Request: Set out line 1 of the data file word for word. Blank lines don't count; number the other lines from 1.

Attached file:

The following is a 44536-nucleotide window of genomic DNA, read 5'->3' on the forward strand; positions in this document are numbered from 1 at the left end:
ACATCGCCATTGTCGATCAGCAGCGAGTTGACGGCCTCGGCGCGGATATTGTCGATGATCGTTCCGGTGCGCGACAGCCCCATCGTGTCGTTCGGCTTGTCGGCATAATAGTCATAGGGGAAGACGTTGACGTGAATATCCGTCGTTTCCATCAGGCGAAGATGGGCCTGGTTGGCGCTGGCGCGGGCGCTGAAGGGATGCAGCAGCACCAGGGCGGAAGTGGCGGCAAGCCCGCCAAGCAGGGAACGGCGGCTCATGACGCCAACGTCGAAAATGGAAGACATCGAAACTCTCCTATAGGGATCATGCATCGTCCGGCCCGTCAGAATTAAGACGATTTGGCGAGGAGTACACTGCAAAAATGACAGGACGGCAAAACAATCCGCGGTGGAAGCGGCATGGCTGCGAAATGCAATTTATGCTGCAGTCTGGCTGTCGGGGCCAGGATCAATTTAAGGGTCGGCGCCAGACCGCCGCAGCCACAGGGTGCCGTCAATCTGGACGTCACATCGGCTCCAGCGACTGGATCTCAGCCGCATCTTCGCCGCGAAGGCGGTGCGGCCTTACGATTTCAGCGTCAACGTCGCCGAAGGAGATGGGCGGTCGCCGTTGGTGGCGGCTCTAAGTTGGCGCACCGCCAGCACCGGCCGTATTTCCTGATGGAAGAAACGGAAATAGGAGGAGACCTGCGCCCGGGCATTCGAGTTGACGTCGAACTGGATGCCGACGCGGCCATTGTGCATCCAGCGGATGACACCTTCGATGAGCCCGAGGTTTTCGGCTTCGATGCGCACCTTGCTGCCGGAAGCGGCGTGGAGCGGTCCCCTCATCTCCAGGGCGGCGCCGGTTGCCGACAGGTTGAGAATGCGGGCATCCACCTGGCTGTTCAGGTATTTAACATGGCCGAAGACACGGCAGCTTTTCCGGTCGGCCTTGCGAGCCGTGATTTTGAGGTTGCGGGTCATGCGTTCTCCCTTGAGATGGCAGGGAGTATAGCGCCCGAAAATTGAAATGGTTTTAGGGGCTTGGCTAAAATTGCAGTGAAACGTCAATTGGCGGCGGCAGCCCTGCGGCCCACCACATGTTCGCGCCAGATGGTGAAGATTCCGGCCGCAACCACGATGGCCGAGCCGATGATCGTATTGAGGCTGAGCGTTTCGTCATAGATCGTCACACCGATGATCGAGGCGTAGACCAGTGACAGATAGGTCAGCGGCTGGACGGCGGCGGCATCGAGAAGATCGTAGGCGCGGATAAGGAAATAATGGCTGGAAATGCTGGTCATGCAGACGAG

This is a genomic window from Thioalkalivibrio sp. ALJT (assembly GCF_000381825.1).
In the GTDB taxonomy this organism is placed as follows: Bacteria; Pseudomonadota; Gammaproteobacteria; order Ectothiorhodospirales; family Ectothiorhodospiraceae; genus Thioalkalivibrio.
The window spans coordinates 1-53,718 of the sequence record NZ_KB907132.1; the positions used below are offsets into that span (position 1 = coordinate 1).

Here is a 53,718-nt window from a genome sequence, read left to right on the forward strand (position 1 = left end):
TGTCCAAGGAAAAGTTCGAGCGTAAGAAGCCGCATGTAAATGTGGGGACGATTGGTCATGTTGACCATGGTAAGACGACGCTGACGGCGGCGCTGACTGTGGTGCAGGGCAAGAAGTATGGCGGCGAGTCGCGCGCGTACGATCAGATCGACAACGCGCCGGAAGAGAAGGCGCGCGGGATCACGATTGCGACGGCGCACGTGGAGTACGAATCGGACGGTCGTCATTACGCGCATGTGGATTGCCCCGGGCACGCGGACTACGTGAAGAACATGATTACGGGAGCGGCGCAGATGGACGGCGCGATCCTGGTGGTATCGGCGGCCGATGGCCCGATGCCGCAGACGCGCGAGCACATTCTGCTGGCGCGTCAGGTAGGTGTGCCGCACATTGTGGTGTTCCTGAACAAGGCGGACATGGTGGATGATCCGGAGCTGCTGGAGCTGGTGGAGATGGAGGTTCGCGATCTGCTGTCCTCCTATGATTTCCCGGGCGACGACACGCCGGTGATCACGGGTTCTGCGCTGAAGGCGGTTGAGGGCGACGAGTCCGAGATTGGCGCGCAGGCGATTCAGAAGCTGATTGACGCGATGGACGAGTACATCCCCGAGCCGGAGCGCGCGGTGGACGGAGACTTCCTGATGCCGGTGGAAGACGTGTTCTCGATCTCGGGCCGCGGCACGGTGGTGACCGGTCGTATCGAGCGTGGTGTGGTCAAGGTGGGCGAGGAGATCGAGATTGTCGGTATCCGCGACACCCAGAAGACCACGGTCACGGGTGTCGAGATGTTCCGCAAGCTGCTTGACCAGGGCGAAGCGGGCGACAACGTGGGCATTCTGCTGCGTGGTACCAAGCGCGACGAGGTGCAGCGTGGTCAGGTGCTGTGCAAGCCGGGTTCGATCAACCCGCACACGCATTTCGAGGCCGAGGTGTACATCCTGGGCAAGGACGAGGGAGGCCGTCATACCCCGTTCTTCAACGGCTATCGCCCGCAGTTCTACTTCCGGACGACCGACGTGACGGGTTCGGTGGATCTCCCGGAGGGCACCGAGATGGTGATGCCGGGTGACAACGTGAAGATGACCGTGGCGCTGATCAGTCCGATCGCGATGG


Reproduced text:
The following is a 44536-nucleotide window of genomic DNA, read 5'->3' on the forward strand; positions in this document are numbered from 1 at the left end: